Pickles in Purgatory

It all started the morning they put a lock on the fridge.

Actually, that’s not totally true. The idea was planted in my head months and years and perhaps even decades before that. But it was the lock on the fridge that really started to water that small seed of possibility.

Who would have guessed that a single little number dial lock would have led to such transformation. Such self-discovery. Such an exciting variety of new tastes and smells and sounds and people. Such fear and adventure and heartbreak and solitude.

As a child, you have so many different ideas of what your 20s will be like. Much glorified images of fancy dresses and colorful drinks in fun shaped glasses, animated business meetings and exciting Abercrombie and Fitch-esque men waiting for you to return from your very busy, very important day job. Success and happiness and independence and all things wild and free.

Day dreams of the 20-something life to come certainly didn’t include a lock on the refrigerator door at your 9-5, paper pushing, drab suit wearing office job.

So without further ado, here is the story of how the day my packed lunch was locked up launched two years of living abroad and a lifetime on the move.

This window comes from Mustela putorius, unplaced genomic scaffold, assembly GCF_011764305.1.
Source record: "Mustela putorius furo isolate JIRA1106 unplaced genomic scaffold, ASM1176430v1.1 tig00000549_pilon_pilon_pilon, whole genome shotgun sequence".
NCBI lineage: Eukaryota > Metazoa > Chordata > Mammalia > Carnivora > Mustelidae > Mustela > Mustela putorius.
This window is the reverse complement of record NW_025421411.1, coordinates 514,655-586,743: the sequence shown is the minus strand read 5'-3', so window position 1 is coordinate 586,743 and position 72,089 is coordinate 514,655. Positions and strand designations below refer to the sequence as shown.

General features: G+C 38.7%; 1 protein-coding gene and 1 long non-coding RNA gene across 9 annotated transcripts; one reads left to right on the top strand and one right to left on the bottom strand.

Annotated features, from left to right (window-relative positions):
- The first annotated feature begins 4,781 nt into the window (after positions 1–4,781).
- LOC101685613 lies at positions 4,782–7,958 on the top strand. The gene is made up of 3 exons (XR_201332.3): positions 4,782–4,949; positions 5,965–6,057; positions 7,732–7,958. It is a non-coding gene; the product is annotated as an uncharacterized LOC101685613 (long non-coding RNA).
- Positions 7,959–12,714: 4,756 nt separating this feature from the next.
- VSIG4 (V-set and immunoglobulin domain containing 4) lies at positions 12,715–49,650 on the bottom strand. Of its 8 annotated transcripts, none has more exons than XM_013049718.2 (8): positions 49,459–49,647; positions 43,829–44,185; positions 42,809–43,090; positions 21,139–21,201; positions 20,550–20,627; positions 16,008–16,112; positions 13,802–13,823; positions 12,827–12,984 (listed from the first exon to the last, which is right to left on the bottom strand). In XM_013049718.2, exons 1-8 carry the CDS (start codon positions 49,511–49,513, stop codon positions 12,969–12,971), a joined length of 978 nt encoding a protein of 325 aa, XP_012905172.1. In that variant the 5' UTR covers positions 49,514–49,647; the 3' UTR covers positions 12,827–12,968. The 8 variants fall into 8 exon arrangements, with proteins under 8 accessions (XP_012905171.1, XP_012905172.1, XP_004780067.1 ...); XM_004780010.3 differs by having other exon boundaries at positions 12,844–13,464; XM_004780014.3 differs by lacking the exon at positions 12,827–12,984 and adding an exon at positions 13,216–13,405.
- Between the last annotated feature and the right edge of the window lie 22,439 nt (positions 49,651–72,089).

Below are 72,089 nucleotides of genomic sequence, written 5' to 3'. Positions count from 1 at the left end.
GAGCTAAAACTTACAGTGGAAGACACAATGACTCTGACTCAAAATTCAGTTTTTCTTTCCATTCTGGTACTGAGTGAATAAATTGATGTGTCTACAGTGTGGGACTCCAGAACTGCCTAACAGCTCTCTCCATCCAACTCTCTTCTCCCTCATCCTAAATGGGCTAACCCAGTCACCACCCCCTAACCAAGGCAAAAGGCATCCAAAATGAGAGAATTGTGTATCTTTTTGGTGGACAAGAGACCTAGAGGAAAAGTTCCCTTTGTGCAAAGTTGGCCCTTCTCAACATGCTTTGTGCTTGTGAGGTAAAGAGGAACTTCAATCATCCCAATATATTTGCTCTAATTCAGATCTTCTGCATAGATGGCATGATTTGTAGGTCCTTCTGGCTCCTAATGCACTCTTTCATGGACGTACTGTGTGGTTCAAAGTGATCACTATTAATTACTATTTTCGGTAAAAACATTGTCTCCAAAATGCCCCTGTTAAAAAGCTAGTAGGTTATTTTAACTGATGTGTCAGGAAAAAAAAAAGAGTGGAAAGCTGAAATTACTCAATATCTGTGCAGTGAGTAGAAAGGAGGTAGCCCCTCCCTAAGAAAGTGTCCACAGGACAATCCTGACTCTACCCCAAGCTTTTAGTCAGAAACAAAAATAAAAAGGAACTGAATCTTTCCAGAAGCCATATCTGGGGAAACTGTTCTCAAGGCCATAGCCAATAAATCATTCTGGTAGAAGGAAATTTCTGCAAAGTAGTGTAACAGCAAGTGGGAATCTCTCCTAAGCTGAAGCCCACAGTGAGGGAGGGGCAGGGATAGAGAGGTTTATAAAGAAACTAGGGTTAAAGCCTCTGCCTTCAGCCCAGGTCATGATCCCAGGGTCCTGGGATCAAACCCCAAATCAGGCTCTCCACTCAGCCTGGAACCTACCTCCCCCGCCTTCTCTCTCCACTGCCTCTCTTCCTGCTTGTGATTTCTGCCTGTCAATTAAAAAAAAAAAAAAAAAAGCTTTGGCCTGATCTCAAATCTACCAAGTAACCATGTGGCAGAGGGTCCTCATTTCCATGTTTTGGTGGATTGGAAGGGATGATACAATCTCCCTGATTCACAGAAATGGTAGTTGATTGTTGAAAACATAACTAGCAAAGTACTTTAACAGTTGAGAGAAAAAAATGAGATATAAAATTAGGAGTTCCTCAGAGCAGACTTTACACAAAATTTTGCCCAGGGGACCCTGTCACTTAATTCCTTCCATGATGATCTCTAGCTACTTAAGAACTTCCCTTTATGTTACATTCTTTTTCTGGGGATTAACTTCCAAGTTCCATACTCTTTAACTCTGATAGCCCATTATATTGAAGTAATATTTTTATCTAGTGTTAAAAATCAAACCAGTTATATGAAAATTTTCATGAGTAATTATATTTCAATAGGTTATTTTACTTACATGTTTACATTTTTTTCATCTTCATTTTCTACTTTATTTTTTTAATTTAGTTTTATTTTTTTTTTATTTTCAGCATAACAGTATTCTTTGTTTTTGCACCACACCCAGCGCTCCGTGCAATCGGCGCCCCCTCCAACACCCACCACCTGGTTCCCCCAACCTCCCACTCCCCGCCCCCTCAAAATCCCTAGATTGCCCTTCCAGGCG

The first oddity we noticed was that a co-worker’s ice cream cup got lost in the fridge.  And then a day or two later, someone’s salad dressing had somehow found its way into the freezer. Another day, the following week, one of those low calorie, high sodium frozen dinners appeared thawed in the deli drawer.

Something strange was happening in the lunch hour of our otherwise sleepy office world. I didn’t think much of it at first, chalked it up to a few absentminded co-workers. It wasn’t MY food, so it must just be a coincidental series of silly mistakes.

And then it happened.

I remember that devastating day vividly.

It was going to be an good day. I had spent a little extra time in the morning to make an extra delicious sandwich. You know how it is when you get to the point where the highlight of your day is food, right? No? You don’t? Is that not normal? Huh, well that’s concerning.

I had perfectly toasted the bread, finely chopped the left over chicken along with a stalk of celery and a green onion, then tossed it all together with a hefty helping of mayonnaise and some salt and pepper. I smiled with a few test bites, just to be sure. And then, I carefully selected the piece de resistance.

A lovely, salty, garlicy, dill pickle.

My mouth watered just thinking about the perfect harmony of chicken salad, toasted bread, and crunchy cucumber imbibed with nectar of the brine-y salt gods. I added an apple and some homemade cookies to my bag for good measure, and headed to work with a countdown to lunch already in my head.

The clock crawled and tiptoed and dragged by.

10 am would never come and then 11 am seemed like weeks away. Finally after about a month of waiting, it was a respectable hour to eat. I bounced to the fridge to collect my perfectly packed lunch, only to find it missing. I was almost certain that I had refrigerated this masterpiece, but I trudged back to my cubicle to check my purse again, just in case.